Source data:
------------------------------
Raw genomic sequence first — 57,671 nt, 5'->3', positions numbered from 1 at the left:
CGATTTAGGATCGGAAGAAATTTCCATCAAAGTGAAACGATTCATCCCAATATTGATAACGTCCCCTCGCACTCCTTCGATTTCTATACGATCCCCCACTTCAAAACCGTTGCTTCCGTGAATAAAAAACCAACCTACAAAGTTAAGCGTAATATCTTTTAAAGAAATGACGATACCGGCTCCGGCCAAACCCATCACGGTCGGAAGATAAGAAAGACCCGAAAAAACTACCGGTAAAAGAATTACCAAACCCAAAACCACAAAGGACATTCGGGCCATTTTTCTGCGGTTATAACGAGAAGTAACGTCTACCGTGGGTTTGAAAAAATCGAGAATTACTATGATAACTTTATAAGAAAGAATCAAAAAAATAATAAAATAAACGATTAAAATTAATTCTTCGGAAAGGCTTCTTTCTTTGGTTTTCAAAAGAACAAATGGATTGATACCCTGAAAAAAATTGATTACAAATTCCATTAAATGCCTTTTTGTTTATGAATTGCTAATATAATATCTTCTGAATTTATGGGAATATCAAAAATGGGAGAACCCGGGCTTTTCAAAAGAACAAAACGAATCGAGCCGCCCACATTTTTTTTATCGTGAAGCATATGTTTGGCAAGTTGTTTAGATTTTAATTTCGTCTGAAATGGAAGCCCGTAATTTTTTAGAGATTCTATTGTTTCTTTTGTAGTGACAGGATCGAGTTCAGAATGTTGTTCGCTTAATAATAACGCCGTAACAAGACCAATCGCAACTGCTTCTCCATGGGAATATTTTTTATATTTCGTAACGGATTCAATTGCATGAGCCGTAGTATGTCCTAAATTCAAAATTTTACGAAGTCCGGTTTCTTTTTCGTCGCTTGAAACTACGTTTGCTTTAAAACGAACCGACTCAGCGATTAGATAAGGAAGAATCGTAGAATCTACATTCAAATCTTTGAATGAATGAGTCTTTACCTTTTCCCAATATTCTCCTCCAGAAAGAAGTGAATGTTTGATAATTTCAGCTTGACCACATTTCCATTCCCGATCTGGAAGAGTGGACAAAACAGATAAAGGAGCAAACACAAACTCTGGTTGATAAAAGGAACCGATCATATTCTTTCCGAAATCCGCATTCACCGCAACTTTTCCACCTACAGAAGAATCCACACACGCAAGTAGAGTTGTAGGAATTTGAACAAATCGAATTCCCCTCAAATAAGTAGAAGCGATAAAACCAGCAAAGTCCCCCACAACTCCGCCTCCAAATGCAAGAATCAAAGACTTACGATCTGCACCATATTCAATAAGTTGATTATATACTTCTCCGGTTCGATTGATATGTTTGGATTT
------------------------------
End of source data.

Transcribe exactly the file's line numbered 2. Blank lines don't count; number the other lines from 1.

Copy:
CGATTTAGGATCGGAAGAAATTTCCATCAAAGTGAAACGATTCATCCCAATATTGATAACGTCCCCTCGCACTCCTTCGATTTCTATACGATCCCCCACTTCAAAACCGTTGCTTCCGTGAATAAAAAACCAACCTACAAAGTTAAGCGTAATATCTTTTAAAGAAATGACGATACCGGCTCCGGCCAAACCCATCACGGTCGGAAGATAAGAAAGACCCGAAAAAACTACCGGTAAAAGAATTACCAAACCCAAAACCACAAAGGACATTCGGGCCATTTTTCTGCGGTTATAACGAGAAGTAACGTCTACCGTGGGTTTGAAAAAATCGAGAATTACTATGATAACTTTATAAGAAAGAATCAAAAAAATAATAAAATAAACGATTAAAATTAATTCTTCGGAAAGGCTTCTTTCTTTGGTTTTCAAAAGAACAAATGGATTGATACCCTGAAAAAAATTGATTACAAATTCCATTAAATGCCTTTTTGTTTATGAATTGCTAATATAATATCTTCTGAATTTATGGGAATATCAAAAATGGGAGAACCCGGGCTTTTCAAAAGAACAAAACGAATCGAGCCGCCCACATTTTTTTTATCGTGAAGCATATGTTTGGCAAGTTGTTTAGATTTTAATTTCGTCTGAAATGGAAGCCCGTAATTTTTTAGAGATTCTATTGTTTCTTTTGTAGTGACAGGATCGAGTTCAGAATGTTGTTCGCTTAATAATAACGCCGTAACAAGACCAATCGCAACTGCTTCTCCATGGGAATATTTTTTATATTTCGTAACGGATTCAATTGCATGAGCCGTAGTATGTCCTAAATTCAAAATTTTACGAAGTCCGGTTTCTTTTTCGTCGCTTGAAACTACGTTTGCTTTAAAACGAACCGACTCAGCGATTAGATAAGGAAGAATCGTAGAATCTACATTCAAATCTTTGAATGAATGAGTCTTTACCTTTTCCCAATATTCTCCTCCAGAAAGAAGTGAATGTTTGATAATTTCAGCTTGACCACATTTCCATTCCCGATCTGGAAGAGTGGACAAAACAGATAAAGGAGCAAACACAAACTCTGGTTGATAAAAGGAACCGATCATATTCTTTCCGAAATCCGCATTCACCGCAACTTTTCCACCTACAGAAGAATCCACACACGCAAGTAGAGTTGTAGGAATTTGAACAAATCGAATTCCCCTCAAATAAGTAGAAGCGATAAAACCAGCAAAGTCCCCCACAACTCCGCCTCCAAATGCAAGAATCAAAGACTTACGATCTGCACCATATTCAATAAGTTGATTATATACTTCTCCGGTTCGATTGATATGTTTGGATTT